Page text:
Fortunately, getting around the city is much easier by avoiding the above-ground mess of traffic and utilizing New York’s extensive subway network. New York City has the largest subway in the world in terms of numbers of stations and is the third most utilized subway system in the world, as well as by far the most utilized system in the United States. If there was a better way to get around the city, New Yorkers would be using it, and it only takes a trip on a crowded train during the AM or PM rush hours to see that isn’t the case.
While there’s no doubt the subway is the fastest, cheapest, and most reliable way to get around the city, the sheer size of the system, with 21 lines (not including three shuttles) and 468 stations, is incredibly intimidating to users not familiar with either the subway system or the city above. This guide will inform you how to use the subway, how to pay your fare, how to navigate the system, and transfer between lines.
Before diving into the underground, it’s worth looking at a map of above-ground New York to get an idea of how the city is planned. While lower Manhattan can be incredibly confusing without any clear grid structure, north of 14th st the city is very easy to navigate. Above 14th st, roads are organized clearly into Avenues and streets – Avenues run south/north, streets run east/west. The distance between avenues is almost always much greater than the distance between streets, so the walk between 7th and 8th avenues will be a lot longer than a walk between 42nd and 43rd st. The grid structure of upper Manhattan makes it very easy to find where you want to go; as long as you know what street/avenue you are on, where you want to go, and which direction you are facing, you pretty much can’t get lost. Street numbers increase as you go north, and avenue numbers increase as you go west.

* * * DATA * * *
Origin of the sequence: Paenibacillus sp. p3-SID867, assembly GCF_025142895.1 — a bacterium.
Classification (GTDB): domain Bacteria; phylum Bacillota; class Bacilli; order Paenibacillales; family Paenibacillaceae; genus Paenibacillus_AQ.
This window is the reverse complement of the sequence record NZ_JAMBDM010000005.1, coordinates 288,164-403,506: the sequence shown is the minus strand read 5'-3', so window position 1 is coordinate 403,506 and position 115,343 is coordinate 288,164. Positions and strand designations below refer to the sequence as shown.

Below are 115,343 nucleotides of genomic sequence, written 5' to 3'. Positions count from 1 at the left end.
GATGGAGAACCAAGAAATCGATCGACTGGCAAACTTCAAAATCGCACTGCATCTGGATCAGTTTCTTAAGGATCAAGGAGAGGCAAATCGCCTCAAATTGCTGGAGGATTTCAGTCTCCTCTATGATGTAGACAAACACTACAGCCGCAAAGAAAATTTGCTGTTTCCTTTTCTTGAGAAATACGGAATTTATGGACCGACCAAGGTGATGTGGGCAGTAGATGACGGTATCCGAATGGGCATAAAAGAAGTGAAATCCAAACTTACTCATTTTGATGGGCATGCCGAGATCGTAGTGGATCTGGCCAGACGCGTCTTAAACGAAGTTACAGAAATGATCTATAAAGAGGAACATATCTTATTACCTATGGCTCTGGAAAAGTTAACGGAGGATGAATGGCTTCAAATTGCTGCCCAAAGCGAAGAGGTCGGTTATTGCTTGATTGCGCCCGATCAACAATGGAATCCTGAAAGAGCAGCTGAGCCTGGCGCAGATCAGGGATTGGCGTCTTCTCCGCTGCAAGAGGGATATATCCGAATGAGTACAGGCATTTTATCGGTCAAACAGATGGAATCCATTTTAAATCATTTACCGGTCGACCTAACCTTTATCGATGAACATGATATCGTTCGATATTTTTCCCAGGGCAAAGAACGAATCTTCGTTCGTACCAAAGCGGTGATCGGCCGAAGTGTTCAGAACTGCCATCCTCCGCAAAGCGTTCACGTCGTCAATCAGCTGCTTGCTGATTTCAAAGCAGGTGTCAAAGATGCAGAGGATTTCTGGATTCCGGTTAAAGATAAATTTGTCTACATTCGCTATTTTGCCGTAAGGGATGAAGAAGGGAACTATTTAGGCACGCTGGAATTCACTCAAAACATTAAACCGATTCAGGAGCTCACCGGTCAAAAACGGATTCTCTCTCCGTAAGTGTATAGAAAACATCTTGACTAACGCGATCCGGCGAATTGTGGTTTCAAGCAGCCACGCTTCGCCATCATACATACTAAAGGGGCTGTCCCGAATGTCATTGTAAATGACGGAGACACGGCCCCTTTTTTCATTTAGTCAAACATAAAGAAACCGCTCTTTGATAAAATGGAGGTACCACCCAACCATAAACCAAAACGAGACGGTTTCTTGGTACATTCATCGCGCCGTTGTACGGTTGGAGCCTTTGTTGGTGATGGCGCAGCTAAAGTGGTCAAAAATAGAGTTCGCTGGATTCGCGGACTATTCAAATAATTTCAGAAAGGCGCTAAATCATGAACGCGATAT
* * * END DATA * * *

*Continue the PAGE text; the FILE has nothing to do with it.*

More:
Along the streets of New York, you will find the entrances to the 468 subway stations in the system – each station usually has several entrances, most of which are clearly visible. Sometimes the entrance will be in the side of a building or hard to find, but you will usually see an “M” sign or other sign showing where the entrance is. Note that, while it’s usually OK to enter any entrance to the station, certain times you must enter on a specific side of the street depending on which direction you are heading. This will be noted on the entrance, where the subway lines that stop at the station are also marked. The sign may say, “Uptown/Bronx only”. If you want to go downtown or to Brooklyn, then you will need to enter across the street. More will be including on directions in a bit.
Once you enter the station (be aware that the entrances are the same as the exits, so stay to the right) you will find the fare collection system (turnstiles) and several machines where you can purchase a Metrocard, which will be your key to the system. These machines are operated via touch screen, and assuming you will be travelling around quite a lot, you will want to purchase an unlimited Metrocard. Depending on how long your stay will be, you can purchase a 1-day ($8.25) , 7-day ($27.00) , 14-day ($51.50) , or 30-day ($89.00) unlimited Metrocard. These unlimited metrocards will allow you unlimited use of not only the subway, but also the New York City bus system, and Staten Island Railroad (Staten Island is a short (and free!) ferry ride away from Manhattan). A single subway ride costs $2.25, which can quickly add up – so if you are going to be travelling even 3-4 times per day, it becomes cheaper (and more convenient) to buy an unlimited card.
Once you have your Metrocard (you can pay with credit, debit, or cash – note that the same credit card can only be used 2 times per day at the Metrocard machines before the system will reject it) you are ready to enter the system. The Metrocard is swiped with the yellow Metrocard-side facing you. If you swipe the card correctly with the right speed, you will see “Go!” on the display. Swiping the card too fast or slow, however, and you’ll have to try again.